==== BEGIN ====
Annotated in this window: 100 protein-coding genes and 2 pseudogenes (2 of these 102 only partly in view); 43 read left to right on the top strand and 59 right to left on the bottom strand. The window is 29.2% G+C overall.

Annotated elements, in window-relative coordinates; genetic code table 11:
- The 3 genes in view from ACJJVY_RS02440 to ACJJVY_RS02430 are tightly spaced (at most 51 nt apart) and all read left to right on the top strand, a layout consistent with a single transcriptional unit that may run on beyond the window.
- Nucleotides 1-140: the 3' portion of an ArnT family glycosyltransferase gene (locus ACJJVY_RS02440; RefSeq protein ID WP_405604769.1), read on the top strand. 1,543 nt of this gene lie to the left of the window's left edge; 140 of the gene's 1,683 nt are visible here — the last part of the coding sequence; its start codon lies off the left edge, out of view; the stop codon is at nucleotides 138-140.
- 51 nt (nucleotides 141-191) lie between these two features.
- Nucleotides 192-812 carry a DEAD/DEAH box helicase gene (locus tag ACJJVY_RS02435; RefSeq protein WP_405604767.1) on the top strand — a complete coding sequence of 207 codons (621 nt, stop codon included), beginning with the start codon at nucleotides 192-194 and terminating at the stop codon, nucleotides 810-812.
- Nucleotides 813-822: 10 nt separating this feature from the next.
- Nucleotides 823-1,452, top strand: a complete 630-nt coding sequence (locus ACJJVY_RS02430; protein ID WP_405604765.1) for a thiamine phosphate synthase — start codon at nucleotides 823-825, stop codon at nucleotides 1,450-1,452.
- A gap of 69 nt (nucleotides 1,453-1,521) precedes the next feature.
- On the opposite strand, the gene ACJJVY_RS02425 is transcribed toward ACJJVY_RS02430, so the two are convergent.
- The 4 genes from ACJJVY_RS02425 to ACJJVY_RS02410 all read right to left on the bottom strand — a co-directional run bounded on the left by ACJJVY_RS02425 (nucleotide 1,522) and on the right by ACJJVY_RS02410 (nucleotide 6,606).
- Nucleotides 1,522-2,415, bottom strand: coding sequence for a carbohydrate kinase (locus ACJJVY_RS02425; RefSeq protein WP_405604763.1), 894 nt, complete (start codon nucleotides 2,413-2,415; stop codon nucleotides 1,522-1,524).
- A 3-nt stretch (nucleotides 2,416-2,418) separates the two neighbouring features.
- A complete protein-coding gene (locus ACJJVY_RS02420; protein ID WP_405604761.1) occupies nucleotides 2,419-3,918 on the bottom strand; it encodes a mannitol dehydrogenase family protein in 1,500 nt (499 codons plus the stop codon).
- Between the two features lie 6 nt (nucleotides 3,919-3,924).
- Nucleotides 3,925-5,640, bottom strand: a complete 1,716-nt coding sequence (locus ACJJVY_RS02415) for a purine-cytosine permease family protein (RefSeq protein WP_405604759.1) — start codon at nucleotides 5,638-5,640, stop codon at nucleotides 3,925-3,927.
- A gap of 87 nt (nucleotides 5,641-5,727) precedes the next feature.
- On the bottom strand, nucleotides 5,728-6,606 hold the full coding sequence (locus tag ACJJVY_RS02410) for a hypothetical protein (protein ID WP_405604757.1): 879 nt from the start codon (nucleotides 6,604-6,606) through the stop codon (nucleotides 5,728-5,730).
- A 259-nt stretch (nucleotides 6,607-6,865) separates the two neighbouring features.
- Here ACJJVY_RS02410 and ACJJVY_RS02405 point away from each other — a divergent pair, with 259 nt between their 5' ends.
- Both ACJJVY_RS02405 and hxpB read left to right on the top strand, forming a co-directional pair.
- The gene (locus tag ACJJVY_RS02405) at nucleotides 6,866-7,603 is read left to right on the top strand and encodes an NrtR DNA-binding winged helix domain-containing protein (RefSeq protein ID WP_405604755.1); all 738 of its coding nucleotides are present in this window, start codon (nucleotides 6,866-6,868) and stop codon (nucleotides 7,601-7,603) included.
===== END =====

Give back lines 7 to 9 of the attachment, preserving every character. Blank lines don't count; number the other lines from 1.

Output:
- Nucleotides 813-822: 10 nt separating this feature from the next.
- Nucleotides 823-1,452, top strand: a complete 630-nt coding sequence (locus ACJJVY_RS02430; protein ID WP_405604765.1) for a thiamine phosphate synthase — start codon at nucleotides 823-825, stop codon at nucleotides 1,450-1,452.
- A gap of 69 nt (nucleotides 1,453-1,521) precedes the next feature.